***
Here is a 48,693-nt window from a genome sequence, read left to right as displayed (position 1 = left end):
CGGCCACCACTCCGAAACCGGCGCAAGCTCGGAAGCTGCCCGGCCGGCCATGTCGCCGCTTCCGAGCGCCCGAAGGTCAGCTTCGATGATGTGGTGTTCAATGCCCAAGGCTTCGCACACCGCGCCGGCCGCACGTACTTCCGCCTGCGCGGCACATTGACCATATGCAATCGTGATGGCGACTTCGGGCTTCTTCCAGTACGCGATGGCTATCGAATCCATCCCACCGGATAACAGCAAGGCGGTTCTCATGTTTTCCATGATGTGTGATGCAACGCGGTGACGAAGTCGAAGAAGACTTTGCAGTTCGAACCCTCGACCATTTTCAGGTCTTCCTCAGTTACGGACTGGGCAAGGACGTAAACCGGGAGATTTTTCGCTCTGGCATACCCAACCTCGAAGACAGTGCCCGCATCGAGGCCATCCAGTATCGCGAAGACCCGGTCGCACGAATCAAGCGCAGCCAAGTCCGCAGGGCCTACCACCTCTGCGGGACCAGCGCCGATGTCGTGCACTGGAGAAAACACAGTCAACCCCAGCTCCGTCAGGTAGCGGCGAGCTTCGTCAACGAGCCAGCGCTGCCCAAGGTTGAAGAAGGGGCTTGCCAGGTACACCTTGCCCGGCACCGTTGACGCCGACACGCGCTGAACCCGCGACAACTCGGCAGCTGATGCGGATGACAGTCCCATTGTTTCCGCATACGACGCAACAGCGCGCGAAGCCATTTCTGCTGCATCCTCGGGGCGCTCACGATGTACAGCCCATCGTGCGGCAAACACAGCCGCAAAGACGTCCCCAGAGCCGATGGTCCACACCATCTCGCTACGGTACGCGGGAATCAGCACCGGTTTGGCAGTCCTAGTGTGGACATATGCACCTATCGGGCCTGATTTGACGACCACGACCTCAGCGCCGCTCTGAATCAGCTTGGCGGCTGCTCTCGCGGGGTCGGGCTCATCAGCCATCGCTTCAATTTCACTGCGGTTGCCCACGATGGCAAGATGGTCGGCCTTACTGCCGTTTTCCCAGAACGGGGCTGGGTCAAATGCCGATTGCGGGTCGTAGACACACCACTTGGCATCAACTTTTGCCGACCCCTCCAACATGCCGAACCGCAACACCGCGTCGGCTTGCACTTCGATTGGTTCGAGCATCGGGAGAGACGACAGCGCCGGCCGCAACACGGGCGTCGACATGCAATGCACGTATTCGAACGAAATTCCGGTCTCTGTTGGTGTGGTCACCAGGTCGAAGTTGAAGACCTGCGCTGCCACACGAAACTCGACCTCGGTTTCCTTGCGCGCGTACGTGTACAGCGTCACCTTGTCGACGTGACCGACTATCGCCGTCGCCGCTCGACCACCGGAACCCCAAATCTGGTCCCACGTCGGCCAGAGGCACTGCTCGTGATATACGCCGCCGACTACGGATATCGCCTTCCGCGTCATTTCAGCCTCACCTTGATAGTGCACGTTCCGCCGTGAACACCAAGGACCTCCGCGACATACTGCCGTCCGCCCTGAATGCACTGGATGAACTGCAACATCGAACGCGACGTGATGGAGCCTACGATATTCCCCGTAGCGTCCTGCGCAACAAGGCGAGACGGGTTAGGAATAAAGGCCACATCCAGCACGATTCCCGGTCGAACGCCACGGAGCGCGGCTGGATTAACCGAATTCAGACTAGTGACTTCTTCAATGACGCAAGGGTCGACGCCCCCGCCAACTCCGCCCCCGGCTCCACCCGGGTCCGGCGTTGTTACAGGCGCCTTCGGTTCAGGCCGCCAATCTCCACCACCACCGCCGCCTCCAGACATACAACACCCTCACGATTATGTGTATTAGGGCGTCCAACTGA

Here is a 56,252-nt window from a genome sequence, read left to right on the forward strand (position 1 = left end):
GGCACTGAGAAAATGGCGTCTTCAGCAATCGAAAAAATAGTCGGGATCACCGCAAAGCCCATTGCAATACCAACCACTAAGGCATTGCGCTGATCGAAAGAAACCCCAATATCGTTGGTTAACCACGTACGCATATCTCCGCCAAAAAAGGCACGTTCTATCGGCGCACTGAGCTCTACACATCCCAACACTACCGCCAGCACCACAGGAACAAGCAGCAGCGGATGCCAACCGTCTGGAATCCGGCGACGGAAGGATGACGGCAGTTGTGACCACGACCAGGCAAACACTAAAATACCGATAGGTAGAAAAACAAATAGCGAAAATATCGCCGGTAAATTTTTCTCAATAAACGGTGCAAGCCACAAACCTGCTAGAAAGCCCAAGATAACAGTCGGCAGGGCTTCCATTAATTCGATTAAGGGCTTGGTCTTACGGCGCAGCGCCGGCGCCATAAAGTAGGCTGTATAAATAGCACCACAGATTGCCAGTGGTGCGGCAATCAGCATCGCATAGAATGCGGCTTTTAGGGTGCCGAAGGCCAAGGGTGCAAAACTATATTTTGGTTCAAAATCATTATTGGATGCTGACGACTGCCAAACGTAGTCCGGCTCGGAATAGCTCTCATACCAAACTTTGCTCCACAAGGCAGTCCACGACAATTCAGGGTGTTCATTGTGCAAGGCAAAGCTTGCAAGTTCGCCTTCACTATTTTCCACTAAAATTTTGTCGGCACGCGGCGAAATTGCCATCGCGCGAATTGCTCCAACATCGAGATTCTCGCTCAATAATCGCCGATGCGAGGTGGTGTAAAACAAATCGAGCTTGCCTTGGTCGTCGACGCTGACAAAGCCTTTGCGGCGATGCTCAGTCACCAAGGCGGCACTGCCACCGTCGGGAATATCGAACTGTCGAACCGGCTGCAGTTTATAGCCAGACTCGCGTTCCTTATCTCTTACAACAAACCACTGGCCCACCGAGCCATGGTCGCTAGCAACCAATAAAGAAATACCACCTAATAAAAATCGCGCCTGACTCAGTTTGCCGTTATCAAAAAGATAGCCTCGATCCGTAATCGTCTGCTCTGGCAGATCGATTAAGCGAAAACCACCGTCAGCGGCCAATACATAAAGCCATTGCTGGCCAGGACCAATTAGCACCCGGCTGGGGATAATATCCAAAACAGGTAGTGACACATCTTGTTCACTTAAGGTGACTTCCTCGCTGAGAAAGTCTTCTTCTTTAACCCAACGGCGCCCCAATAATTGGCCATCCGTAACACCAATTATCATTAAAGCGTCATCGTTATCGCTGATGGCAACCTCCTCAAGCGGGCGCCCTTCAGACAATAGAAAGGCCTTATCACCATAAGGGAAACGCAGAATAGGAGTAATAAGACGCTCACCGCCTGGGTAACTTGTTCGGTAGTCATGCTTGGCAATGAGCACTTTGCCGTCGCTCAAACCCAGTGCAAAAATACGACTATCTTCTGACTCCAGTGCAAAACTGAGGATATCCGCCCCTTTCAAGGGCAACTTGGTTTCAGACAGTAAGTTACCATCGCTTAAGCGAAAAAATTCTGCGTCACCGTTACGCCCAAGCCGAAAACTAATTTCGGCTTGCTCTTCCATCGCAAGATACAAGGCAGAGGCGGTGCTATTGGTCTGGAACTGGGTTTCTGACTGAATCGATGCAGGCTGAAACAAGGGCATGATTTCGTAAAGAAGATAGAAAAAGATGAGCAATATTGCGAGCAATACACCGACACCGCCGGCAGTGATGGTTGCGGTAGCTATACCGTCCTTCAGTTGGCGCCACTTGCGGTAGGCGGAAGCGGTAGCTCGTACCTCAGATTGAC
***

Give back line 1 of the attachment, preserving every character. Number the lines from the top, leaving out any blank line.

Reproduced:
Here is a 48,693-nt window from a genome sequence, read left to right as displayed (position 1 = left end):